This preface makes at least two unambiguous factual assertions. First, that it is a “new” prayer — and by virtue of the reference to the Pledge of Allegiance ban, plainly written sometime after June 2002 when the Ninth Circuit Court of Appeals ruled that the Pledge was unconstitutional. Second, that the poem was written by “a kid in Arizona.” (I’ll put aside the fact that the Ninth Circuit’s decision was reversed this year, as well as all the false assertions made by the prayer itself).

Both assertions are almost certainly false. As noted by Snopes.com, versions of the poem have been circulating since as early as 1985. The precise version reproduced by Kerry Haters was available all over the internet in 1999. So it is not “new,” and obviously was not written in response to the Pledge decision as KH indicates. It’s somewhere between five and twenty years old.

It also was most likely not written by a kid in Arizona. Versions appearing in 1992 and 1993 merely referred to an “anonymous student,” and it has also been attributed to a “12 year old girl in Boston.” The claim that it was written by an Arizonian teen was only first made in the year 2000, often accompanied by the assertion that it “was posted on the Bagdad [Arizona] Public Bulletin board on 1/28/00. There’s no evidence that such a bulletin board exists, but if it does, the teen who allegedly posted it there in 2000 could not have been the author.

When I pointed these facts out in the comments to KH, the only response I got was that it was that the origin of the prayer was “undetermined.” But that’s hardly a justification for making a specific claim that it was new poem by a kid in Arizona, particularly when you name no source for your information whatsoever. At the very least, a footnote indicating the substantial questions regarding the authorship should be provided to let the readers decide for themselves.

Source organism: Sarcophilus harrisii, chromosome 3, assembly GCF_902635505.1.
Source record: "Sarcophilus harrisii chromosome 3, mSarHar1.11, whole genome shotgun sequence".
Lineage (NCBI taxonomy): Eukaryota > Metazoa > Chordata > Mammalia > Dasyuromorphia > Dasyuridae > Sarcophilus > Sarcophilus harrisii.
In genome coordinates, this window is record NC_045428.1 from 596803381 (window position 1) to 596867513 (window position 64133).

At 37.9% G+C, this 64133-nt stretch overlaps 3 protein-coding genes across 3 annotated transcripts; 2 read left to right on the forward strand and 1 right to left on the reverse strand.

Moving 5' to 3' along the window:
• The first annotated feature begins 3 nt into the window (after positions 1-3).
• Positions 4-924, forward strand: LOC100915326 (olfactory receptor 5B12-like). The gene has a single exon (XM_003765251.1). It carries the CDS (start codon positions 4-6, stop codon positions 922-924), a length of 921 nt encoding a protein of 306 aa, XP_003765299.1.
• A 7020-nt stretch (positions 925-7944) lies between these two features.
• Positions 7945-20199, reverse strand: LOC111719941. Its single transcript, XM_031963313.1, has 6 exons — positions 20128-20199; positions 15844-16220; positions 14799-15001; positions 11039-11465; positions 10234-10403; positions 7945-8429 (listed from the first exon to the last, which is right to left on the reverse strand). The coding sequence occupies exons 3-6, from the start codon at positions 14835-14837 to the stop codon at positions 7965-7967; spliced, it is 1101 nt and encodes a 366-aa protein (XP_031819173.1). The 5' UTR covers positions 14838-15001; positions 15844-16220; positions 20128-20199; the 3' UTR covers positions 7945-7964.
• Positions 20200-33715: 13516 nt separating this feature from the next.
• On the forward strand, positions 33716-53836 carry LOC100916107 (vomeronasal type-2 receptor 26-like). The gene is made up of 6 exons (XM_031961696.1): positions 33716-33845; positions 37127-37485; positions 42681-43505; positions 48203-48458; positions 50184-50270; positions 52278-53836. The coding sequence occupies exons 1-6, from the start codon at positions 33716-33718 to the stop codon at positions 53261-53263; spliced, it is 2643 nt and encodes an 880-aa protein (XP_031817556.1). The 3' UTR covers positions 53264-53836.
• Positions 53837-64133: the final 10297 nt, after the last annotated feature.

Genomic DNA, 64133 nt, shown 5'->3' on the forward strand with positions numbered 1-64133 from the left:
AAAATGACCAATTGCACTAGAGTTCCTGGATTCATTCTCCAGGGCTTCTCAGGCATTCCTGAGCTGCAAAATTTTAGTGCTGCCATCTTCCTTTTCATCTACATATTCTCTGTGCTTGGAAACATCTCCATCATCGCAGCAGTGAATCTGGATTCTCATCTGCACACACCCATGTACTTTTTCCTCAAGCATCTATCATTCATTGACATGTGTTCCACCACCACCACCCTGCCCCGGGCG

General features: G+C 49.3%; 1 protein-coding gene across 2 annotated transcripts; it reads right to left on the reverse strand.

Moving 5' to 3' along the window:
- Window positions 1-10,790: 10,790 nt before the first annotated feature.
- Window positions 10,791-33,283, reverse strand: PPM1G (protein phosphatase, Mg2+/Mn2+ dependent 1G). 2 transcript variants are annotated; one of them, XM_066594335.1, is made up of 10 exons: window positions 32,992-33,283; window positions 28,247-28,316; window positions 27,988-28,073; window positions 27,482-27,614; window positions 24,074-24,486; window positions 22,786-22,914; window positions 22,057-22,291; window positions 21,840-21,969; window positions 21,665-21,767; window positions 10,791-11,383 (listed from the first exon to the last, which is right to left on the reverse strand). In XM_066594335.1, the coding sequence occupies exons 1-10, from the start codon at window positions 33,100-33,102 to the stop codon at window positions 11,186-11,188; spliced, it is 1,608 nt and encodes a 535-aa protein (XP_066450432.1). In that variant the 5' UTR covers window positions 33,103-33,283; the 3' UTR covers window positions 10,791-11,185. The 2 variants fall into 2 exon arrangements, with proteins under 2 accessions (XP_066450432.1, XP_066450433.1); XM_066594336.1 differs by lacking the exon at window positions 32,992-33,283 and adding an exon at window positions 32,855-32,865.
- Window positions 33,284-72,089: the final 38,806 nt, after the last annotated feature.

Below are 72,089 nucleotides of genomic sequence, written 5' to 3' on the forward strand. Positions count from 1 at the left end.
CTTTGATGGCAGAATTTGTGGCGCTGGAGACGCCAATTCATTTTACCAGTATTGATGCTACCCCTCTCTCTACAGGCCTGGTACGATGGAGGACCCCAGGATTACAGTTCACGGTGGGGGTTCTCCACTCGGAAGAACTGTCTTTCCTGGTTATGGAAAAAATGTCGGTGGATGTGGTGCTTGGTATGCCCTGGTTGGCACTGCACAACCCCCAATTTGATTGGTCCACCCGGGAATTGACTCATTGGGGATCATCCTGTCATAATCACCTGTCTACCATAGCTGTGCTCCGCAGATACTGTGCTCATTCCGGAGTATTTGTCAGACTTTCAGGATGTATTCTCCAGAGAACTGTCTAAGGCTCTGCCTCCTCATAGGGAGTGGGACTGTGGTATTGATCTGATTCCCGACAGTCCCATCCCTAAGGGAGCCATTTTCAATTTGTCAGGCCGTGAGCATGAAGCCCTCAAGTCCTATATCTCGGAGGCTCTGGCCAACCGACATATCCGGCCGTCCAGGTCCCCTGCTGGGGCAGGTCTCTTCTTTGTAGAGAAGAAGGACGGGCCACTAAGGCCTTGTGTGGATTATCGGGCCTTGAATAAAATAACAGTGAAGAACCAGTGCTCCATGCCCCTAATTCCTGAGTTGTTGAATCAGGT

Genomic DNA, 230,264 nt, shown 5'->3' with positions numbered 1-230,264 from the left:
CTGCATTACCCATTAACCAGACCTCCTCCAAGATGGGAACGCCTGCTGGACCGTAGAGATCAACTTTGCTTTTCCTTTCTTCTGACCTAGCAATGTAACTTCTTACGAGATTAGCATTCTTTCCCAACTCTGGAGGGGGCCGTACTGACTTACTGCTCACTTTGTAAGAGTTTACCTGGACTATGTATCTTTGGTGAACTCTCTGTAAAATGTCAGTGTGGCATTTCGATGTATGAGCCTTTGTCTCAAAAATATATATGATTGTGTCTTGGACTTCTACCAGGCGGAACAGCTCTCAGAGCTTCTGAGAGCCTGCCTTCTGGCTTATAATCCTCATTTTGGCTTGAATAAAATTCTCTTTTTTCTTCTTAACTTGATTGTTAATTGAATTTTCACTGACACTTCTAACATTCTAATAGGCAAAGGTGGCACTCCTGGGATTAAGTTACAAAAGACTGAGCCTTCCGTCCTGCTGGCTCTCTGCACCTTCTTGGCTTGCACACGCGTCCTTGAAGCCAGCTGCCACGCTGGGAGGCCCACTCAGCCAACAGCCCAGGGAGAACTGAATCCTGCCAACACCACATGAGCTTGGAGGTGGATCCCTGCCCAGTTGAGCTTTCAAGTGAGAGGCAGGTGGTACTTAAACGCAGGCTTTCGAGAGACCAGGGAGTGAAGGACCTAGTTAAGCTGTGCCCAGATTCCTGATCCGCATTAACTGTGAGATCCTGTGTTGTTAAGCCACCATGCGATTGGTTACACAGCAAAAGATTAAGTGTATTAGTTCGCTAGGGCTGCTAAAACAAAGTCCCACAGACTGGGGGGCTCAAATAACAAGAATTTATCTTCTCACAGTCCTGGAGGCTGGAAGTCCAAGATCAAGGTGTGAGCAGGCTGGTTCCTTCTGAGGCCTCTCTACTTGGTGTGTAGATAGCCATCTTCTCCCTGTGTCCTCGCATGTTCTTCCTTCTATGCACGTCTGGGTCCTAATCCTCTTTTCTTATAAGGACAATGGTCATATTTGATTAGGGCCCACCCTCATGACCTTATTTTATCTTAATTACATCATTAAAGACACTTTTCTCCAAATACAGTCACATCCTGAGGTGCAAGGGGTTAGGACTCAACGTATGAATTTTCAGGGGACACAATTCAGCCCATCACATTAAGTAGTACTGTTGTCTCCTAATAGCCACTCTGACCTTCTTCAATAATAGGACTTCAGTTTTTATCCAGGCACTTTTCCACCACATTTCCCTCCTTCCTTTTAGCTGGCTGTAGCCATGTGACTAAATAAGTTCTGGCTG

I am pushing this relatively minor issue regarding attribution only because of the subject matter of the prayer itself. The poem has been widely circulated as an expression of outrage that the Bible cannot be read the public schools. And yet the people who are trying to promote the millennia-old Bible as the authentic, inerrant word of God cannot be bothered to authentic a simple poem written within the last quarter-century.

Anatomy of a Blog God-Debate

December 3, 2004 | 20 Comments

Inter-blog debates about God are microcosms of real-world religious conflicts, the sort which will precipitate a nuclear holocaust in a decade or so. Herewith, then, a post-mortem of a recent battle between atheist blogger Andy of Worldwide Rant and Christian blogger Bill of Industrial Blog. As you’ll see, nobody’s really right or wrong. A comforting thought when everything goes boom-boom.

Round 1: Atheist Criticizes Viciously Homophobic Church

Andy writes post suggesting that the Westboro Baptist Church might view a news story about a promising HIV vaccine as evidence of Satan’s existence. The wisdom of the Westboro Baptist Church can be accessed at GodHatesFags.com. Among other things, WBC has a graphic (with audio) of the murdered Matthew Shepard burning and screaming in hell, as well as a page depicting a “[m]onument dedicated to Matthew Shepard’s Entry Into Hell, which WBC intends to erect in Casper City Park as a solemn Memorial that God Hates Fags & Fag-Enablers.”

Round 2: Christian Leaves Comment Accusing Atheist of Religion-Bashing

In the comments section of the WBC post, Bill asks “What the hell does any of this have to do with a debate about God . . . God could heal through science, you know . . . [s]ome of you are just as bad as the folks you complain[] about.” (Note that Andy’s original post was about Christians who might credit Satan for medical advances potentially helpful to gays, not about Christians who credit God for working through doctors).

Round 3: Atheist Explains Justification for Religious Criticism